Born Virginia Hensley and referred to by her family as “Ginny”, Patsy Cline displayed a talent for performing as early as the age of 4, when she won first prize in an amateur tap-dancing contest. It was not long afterward that she transferred her enthusiasm from dance to music, and for her eighth birthday Ginny’s mother bought a piano to provide her with a means to develop her natural musical skills.

By her early teens she was singing in the choir of the family’s Baptist church and on her own at the local radio station. At the age of 13 the young girl’s life was nearly brought to end by an attack of rheumatic fever, which forced her to spend a period in an oxygen tent; she would later attribute the quality of her voice to the throat infection that resulted from her illness. Two years later her father abandoned the family and Ginny was forced to drop out of school, taking night jobs singing at clubs in addition to service jobs during the day in order to help pay the bills.

Despite these hardships Virginia Hensley remained dedicated to her pursuit of a singing career, in which she received the steadfast support of her mother. After gaining exposure through several local talent contests she was invited to join the orchestra at the York Inn in 1948, followed later in the year by an opportunity to audition for the Grand Ole Opry (an opportunity that initially amounted to nothing due to her status as a minor).

It wasn’t until 1952 that things started to fall into place for the singer: it was at this time that, after landing a job at the Brunswick Moose Hall, she first adopted the stage name Patsy. Early the next year her marriage to Gerald Cline provided the other half of the name by which the world would come to know her. A record contract was secured in 1954, but unfortunately it was with a complete parasite named Bill McCall. A series of ineffectual singles ensued before at last the song Walking After Midnight (1957) provided the breakthrough she needed. A performance of it earned her a victory on The Arthur Godfrey Talent Show and the subsequent single release climbed high into the charts.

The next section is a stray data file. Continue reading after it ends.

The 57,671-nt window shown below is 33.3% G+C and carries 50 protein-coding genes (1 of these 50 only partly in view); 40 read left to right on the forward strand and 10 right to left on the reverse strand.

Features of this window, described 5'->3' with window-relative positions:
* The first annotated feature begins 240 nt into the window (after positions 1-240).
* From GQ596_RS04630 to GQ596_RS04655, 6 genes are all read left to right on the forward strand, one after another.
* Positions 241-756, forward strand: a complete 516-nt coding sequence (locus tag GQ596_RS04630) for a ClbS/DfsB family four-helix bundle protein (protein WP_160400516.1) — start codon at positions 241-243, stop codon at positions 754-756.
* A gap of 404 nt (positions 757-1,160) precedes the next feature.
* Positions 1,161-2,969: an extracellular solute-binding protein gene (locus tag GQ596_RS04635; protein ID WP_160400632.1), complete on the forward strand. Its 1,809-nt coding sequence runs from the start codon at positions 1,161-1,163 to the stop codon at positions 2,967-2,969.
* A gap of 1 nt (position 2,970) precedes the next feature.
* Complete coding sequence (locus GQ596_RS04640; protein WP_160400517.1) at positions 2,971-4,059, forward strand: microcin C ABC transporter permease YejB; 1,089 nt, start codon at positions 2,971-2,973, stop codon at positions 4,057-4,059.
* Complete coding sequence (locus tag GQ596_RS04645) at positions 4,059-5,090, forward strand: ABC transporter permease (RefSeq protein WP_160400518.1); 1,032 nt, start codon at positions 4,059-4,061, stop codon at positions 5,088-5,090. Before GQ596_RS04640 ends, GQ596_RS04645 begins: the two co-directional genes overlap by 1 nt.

1960 turned out to be the magic number forPatsy Cline : by its arrival she had already traded her miserable marriage for a happy one, bore her first child, come to the end of her contract with bloodsucker McCall, and gained full-time membership with the Grand Ole Opry. That year also featured the release of her crossover hit I Fall To Pieces. 1961 had more trials in store, however, and the singer was given her second near-death experience when she and her brother were involved in a head-on collision while driving in Nashville. Patsy Cline was thrown through the windshield by the crash, and received a life-threatening gash across her forehead and a dislocated hip. While recovering in the hospital afterwards, she heard a tribute sung for her on the radio by up-and-coming singer Loretta Lynn; the two meet soon afterwards and immediately became close friends.

After recovering from her injuries, Patsy Cline came back with another significant hit in the form of the song Crazy, and participated in a well-received showcase at Carnegie Hall in November. Her career had now far surpassed all of her expectations. While Crazy ascended to #1, the singles She’s Got You and Imagine That both took their turns on the charts in 1962; an extensive tour was undertaken at the start of that same year, followed by an appearance on American Bandstand in February, and a 35-day headlining gig in Las Vegas that November. In the midst of the enormous popularity she now enjoyed, Cline experienced a premoniton that it would all be over for her soon and gave friend June Carter instructions on how she wanted her children to be raised when she was no longer around. After a benefit concert in Kansas City in March of 1963, Patsy Cline was killed when the plane flying her home crashed near Camden, Tennessee.